Interview with American Horror Story's Chaz Bono

It's always fun to geek out with someone over your favorite show. But it's not every day you can geek out with one of the stars. "Every episode the ante gets raised, the stakes get higher!" actor Chaz Bono says of American Horror Story: Cult, the latest iteration of the long-running anthology series. "When I read the scene where Sarah [Paulson's character Ally Mayfair-Richards] takes off her mask, I was like, 'Oh my God.' Because we don't find stuff out ahead of time on this show. You get to work and you talk to your costars like, 'do you believe this?'"

Bono plays Trump-lovin' cultist Gary, who first appears unnerving Ally with a MAGA hat and a missing arm. I had thought that was just a little Lynchian touch.

"That's a good thing about the show, generally things don't just happen for no reason," Bono replied. "I got some weird comments on [the premiere] online and I wanted to just tell people, 'Just wait! It will be explained!'" The explanation came in the fourth episode ("11/9") in which flashbacks reveal that Gary was locked in a basement and sawed through his own arm in order to cast his vote for the Donald. Unsurprisingly, that backstory was about the extent of Bono's knowledge prior to shooting. "I was told basically everything up to [that episode]," Bono says. When asked for clues on Gary's fate in the final two hours, Bono demurs. "I can't [tell you anything] unfortunately. You know I can't."

The gruesome nature of American Horror Story has meant that some of Bono's friends and family have had trouble watching it, including his mother Cher. "She's loved it," Bono says. "Her only problem is that she gets scared, so she has to wait to watch until she's with a group of girlfriends. I have a lot of friends who find the show really scary. I'm a huge horror nut so I don't even find it scary at all."

Even Bono's girlfriend, a fellow horror fanatic, had some trouble with the dream sequence in which Ally imagines insects crawling inside of her. "She freaked the fuck out!" he recalls. "It was so funny. [But] we all have our thing. October for me is like horror movie month. We got this movie Pet. There's a scene where a nail breaks off. My girlfriend asked me what was wrong and I was like, 'I can’t do nails.' There are those little things that freak people out."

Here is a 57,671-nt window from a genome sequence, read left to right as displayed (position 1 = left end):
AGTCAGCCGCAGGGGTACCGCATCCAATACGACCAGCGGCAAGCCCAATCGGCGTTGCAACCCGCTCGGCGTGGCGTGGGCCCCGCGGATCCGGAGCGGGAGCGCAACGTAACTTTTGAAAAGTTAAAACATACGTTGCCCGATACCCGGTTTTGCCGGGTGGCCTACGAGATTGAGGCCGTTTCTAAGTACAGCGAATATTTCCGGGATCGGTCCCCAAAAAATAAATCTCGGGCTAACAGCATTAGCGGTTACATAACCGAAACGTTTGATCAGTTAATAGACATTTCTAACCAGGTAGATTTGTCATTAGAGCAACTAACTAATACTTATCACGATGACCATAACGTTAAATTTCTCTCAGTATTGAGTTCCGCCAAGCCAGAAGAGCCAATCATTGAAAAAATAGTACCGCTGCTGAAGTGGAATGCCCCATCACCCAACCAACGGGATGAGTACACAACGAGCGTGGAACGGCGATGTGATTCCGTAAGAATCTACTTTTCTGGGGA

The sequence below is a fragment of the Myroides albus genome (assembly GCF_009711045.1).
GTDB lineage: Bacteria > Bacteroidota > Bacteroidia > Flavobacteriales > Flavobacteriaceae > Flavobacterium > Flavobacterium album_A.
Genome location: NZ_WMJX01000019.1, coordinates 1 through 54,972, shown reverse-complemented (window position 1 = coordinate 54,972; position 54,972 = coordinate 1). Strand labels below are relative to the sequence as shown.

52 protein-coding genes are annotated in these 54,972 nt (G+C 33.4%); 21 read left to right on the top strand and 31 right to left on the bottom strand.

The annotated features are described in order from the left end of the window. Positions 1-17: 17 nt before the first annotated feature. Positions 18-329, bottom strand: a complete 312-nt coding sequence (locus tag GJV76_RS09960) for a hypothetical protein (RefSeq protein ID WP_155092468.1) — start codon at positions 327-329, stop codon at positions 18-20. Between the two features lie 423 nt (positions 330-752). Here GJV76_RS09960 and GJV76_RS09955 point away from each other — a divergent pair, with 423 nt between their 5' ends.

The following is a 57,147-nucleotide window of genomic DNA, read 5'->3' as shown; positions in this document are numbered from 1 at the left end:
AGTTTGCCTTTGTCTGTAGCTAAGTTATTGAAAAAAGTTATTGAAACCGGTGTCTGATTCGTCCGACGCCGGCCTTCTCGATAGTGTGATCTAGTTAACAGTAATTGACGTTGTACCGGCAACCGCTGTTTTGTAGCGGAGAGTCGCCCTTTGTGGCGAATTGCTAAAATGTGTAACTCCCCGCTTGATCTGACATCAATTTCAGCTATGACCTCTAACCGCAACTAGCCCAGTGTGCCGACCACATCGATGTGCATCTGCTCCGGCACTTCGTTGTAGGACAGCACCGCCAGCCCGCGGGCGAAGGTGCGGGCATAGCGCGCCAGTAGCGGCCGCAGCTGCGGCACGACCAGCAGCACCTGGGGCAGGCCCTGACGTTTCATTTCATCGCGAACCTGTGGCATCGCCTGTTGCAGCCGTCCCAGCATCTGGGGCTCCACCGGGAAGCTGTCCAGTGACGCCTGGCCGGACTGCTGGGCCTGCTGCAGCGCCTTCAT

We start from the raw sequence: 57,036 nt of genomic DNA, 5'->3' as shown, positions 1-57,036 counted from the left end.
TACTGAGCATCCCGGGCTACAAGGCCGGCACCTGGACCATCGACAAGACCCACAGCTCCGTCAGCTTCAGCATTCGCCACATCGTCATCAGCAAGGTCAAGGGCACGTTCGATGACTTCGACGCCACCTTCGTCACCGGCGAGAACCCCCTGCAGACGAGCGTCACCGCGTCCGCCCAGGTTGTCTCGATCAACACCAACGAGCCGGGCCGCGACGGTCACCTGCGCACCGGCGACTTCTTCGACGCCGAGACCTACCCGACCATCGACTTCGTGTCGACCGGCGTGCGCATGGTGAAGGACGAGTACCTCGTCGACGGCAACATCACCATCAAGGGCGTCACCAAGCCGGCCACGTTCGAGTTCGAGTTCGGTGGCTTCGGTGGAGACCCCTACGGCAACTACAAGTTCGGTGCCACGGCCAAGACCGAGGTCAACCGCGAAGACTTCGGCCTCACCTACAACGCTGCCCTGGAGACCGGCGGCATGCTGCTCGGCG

Bono's roles tend towards the dark and freaky, if only because those parts appeal to the actor. "I like to play bad guys, that's just what is fun," he explains. "Horror and crime tend to have those parts." So do superhero films, like Adi Shankar's Gods and Secrets, a twist on the genre that Bono filmed a few years back. "I'm really anxious to see it. It's been in post-production and they've reshot some things. It has the possibility to be really cool, really different, and really dark."

Notably, all of Bono's parts to date have been cisgender characters, a deliberate move on the actor's part. "As a guy who's a character actor, who likes to play different parts, I didn't want to get pigeonholed," he explains. "It's kind of ridiculous I've only seen trans actors play trans characters. It baffles me, honestly, since that's not what I've done. I don't look like what people think a trans person looks like. I have very white collar looks, so that's part of it for me."

Though Bono iterates that "once you transition you are living your truth, as the gender you feel," he acknowledges that many are not so enlightened. "We’re not at the point where people are fully comfortable with trans people. [But] I don't think anyone looks at me on American Horror Story and says, 'I can’t believe this guy because that person happens to be trans.'"

He's right. And hopefully, that reality will continue to allow Bono and others to break barriers in the future.